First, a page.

So, among those I sent the item to was/is an Australian who speaks Chinese and has considerable know-how on that arena. Here are his reports – memoranda of importance in raising consciousness about the dirty propaganda war that is being waged all over the world vis a vis Mr Covid — a war that is a continuation of longstanding contests and power-plays.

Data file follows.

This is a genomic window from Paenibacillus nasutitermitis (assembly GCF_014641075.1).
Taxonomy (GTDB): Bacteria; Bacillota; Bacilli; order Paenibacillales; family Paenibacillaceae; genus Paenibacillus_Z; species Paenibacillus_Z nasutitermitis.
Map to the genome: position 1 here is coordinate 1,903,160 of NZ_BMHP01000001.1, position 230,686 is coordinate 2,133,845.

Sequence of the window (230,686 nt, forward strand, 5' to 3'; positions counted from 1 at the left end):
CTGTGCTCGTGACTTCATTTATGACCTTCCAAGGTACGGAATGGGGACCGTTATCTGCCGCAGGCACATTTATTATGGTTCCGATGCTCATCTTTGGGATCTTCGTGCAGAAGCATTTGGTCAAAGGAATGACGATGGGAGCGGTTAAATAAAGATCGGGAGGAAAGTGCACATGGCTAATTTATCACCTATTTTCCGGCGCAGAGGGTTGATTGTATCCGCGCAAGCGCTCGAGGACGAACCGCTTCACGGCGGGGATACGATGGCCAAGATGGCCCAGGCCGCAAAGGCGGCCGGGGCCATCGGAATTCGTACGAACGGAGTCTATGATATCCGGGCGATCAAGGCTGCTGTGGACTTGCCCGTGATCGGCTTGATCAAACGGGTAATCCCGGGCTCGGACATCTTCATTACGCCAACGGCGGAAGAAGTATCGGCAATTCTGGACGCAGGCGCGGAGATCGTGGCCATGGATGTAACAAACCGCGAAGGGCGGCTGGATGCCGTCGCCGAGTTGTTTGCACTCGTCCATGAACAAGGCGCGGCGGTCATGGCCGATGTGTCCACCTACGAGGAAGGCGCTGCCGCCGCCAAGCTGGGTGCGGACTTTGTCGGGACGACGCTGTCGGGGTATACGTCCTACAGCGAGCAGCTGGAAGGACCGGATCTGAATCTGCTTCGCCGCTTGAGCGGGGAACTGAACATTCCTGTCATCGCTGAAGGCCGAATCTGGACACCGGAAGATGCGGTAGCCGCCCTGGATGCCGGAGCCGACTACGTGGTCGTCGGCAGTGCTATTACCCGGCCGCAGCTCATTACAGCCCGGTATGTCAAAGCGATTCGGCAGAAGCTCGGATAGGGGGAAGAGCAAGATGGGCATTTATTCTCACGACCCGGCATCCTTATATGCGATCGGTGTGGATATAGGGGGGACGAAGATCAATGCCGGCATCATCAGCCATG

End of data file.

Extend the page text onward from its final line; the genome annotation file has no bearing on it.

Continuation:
Beware the media –whether Western, Ukrainian, Chinese, Indian, Pakistani, Tamil-Diasporic, Rajapaksa-clones or One-eyed HRW advocates.

NOTE ONE, 18 October 2020